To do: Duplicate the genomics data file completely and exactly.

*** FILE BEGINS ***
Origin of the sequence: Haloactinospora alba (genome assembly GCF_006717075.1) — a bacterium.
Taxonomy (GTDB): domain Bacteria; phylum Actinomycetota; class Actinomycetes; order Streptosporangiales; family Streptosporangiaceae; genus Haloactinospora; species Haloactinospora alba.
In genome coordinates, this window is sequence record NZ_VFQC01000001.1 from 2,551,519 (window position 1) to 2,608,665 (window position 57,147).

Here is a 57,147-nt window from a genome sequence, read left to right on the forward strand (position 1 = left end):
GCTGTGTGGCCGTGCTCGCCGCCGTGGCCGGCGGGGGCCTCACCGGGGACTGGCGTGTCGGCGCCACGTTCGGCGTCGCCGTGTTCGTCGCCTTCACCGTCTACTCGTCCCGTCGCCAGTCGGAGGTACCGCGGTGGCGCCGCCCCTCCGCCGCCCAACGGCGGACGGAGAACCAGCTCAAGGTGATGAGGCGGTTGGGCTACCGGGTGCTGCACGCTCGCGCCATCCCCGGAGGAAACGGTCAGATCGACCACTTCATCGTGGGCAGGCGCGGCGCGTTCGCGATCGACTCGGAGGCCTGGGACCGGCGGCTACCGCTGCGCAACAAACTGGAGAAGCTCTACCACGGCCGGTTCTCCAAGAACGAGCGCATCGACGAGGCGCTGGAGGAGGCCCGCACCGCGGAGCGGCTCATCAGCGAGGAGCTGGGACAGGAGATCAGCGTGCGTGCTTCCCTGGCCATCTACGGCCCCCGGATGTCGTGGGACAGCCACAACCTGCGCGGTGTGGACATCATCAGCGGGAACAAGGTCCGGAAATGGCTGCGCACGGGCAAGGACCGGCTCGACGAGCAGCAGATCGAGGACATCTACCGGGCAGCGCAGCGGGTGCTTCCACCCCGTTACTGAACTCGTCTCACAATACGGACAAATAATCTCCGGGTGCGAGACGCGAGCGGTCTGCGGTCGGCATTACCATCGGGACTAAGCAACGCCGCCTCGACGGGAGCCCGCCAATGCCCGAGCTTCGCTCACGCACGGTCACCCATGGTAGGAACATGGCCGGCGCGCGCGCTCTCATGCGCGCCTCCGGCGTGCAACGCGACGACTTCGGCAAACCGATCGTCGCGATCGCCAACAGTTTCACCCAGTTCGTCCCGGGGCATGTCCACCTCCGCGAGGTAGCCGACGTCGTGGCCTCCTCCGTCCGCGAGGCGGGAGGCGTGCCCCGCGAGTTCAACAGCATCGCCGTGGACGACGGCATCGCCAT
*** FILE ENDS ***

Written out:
Origin of the sequence: Haloactinospora alba (genome assembly GCF_006717075.1) — a bacterium.
Taxonomy (GTDB): domain Bacteria; phylum Actinomycetota; class Actinomycetes; order Streptosporangiales; family Streptosporangiaceae; genus Haloactinospora; species Haloactinospora alba.
In genome coordinates, this window is sequence record NZ_VFQC01000001.1 from 2,551,519 (window position 1) to 2,608,665 (window position 57,147).

Here is a 57,147-nt window from a genome sequence, read left to right on the forward strand (position 1 = left end):
GCTGTGTGGCCGTGCTCGCCGCCGTGGCCGGCGGGGGCCTCACCGGGGACTGGCGTGTCGGCGCCACGTTCGGCGTCGCCGTGTTCGTCGCCTTCACCGTCTACTCGTCCCGTCGCCAGTCGGAGGTACCGCGGTGGCGCCGCCCCTCCGCCGCCCAACGGCGGACGGAGAACCAGCTCAAGGTGATGAGGCGGTTGGGCTACCGGGTGCTGCACGCTCGCGCCATCCCCGGAGGAAACGGTCAGATCGACCACTTCATCGTGGGCAGGCGCGGCGCGTTCGCGATCGACTCGGAGGCCTGGGACCGGCGGCTACCGCTGCGCAACAAACTGGAGAAGCTCTACCACGGCCGGTTCTCCAAGAACGAGCGCATCGACGAGGCGCTGGAGGAGGCCCGCACCGCGGAGCGGCTCATCAGCGAGGAGCTGGGACAGGAGATCAGCGTGCGTGCTTCCCTGGCCATCTACGGCCCCCGGATGTCGTGGGACAGCCACAACCTGCGCGGTGTGGACATCATCAGCGGGAACAAGGTCCGGAAATGGCTGCGCACGGGCAAGGACCGGCTCGACGAGCAGCAGATCGAGGACATCTACCGGGCAGCGCAGCGGGTGCTTCCACCCCGTTACTGAACTCGTCTCACAATACGGACAAATAATCTCCGGGTGCGAGACGCGAGCGGTCTGCGGTCGGCATTACCATCGGGACTAAGCAACGCCGCCTCGACGGGAGCCCGCCAATGCCCGAGCTTCGCTCACGCACGGTCACCCATGGTAGGAACATGGCCGGCGCGCGCGCTCTCATGCGCGCCTCCGGCGTGCAACGCGACGACTTCGGCAAACCGATCGTCGCGATCGCCAACAGTTTCACCCAGTTCGTCCCGGGGCATGTCCACCTCCGCGAGGTAGCCGACGTCGTGGCCTCCTCCGTCCGCGAGGCGGGAGGCGTGCCCCGCGAGTTCAACAGCATCGCCGTGGACGACGGCATCGCCAT